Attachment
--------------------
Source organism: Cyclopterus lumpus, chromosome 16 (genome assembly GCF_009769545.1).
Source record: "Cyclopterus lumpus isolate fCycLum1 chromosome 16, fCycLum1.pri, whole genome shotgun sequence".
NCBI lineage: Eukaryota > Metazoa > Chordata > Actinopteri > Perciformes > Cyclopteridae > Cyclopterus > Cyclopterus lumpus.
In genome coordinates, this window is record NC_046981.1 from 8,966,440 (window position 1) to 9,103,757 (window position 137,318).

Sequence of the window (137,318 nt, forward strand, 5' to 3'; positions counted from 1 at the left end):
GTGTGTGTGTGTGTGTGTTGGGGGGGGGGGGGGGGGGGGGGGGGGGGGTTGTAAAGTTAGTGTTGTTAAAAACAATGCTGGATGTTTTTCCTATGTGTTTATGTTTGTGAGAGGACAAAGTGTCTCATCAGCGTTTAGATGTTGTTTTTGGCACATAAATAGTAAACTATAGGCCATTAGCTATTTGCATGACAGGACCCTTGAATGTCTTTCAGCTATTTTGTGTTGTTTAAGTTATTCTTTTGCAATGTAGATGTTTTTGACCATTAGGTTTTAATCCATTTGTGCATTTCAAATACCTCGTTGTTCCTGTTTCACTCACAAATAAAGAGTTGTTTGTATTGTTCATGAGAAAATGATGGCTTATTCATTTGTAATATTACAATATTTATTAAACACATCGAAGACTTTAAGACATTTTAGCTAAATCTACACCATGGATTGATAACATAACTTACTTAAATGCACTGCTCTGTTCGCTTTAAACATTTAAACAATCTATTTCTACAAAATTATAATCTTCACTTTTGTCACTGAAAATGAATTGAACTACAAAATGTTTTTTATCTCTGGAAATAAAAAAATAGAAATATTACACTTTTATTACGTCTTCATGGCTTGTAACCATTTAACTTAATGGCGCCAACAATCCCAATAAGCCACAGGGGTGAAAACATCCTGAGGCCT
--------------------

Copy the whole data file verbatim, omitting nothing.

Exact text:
Source organism: Cyclopterus lumpus, chromosome 16 (genome assembly GCF_009769545.1).
Source record: "Cyclopterus lumpus isolate fCycLum1 chromosome 16, fCycLum1.pri, whole genome shotgun sequence".
NCBI lineage: Eukaryota > Metazoa > Chordata > Actinopteri > Perciformes > Cyclopteridae > Cyclopterus > Cyclopterus lumpus.
In genome coordinates, this window is record NC_046981.1 from 8,966,440 (window position 1) to 9,103,757 (window position 137,318).

Sequence of the window (137,318 nt, forward strand, 5' to 3'; positions counted from 1 at the left end):
GTGTGTGTGTGTGTGTGTTGGGGGGGGGGGGGGGGGGGGGGGGGGGGGTTGTAAAGTTAGTGTTGTTAAAAACAATGCTGGATGTTTTTCCTATGTGTTTATGTTTGTGAGAGGACAAAGTGTCTCATCAGCGTTTAGATGTTGTTTTTGGCACATAAATAGTAAACTATAGGCCATTAGCTATTTGCATGACAGGACCCTTGAATGTCTTTCAGCTATTTTGTGTTGTTTAAGTTATTCTTTTGCAATGTAGATGTTTTTGACCATTAGGTTTTAATCCATTTGTGCATTTCAAATACCTCGTTGTTCCTGTTTCACTCACAAATAAAGAGTTGTTTGTATTGTTCATGAGAAAATGATGGCTTATTCATTTGTAATATTACAATATTTATTAAACACATCGAAGACTTTAAGACATTTTAGCTAAATCTACACCATGGATTGATAACATAACTTACTTAAATGCACTGCTCTGTTCGCTTTAAACATTTAAACAATCTATTTCTACAAAATTATAATCTTCACTTTTGTCACTGAAAATGAATTGAACTACAAAATGTTTTTTATCTCTGGAAATAAAAAAATAGAAATATTACACTTTTATTACGTCTTCATGGCTTGTAACCATTTAACTTAATGGCGCCAACAATCCCAATAAGCCACAGGGGTGAAAACATCCTGAGGCCT